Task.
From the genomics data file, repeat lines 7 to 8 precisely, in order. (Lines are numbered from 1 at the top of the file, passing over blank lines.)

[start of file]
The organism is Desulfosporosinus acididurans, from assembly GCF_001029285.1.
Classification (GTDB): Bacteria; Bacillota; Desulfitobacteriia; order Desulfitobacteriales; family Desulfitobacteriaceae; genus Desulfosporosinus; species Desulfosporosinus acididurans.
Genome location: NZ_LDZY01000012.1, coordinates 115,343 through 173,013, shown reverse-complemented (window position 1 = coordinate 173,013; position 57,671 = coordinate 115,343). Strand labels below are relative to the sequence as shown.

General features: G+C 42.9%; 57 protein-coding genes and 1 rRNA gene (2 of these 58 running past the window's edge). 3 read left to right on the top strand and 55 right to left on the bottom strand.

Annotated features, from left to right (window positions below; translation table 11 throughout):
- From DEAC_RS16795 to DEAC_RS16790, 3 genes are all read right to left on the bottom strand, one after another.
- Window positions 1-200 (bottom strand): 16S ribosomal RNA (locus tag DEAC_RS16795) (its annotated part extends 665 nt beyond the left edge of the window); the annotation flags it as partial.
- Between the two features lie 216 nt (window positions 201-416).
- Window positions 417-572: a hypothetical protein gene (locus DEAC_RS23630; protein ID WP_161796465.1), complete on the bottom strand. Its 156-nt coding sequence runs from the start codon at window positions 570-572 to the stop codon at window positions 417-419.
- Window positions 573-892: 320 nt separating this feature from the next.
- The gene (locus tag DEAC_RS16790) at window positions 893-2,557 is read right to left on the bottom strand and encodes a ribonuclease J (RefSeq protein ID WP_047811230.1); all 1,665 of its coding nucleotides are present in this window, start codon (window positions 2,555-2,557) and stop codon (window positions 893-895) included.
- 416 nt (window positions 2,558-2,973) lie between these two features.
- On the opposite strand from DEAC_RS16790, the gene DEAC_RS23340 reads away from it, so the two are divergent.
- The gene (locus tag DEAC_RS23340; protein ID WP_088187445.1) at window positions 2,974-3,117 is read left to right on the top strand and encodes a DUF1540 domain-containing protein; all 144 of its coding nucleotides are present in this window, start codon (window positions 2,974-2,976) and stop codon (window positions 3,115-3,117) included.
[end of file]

- Window positions 1-200 (bottom strand): 16S ribosomal RNA (locus tag DEAC_RS16795) (its annotated part extends 665 nt beyond the left edge of the window); the annotation flags it as partial.
- Between the two features lie 216 nt (window positions 201-416).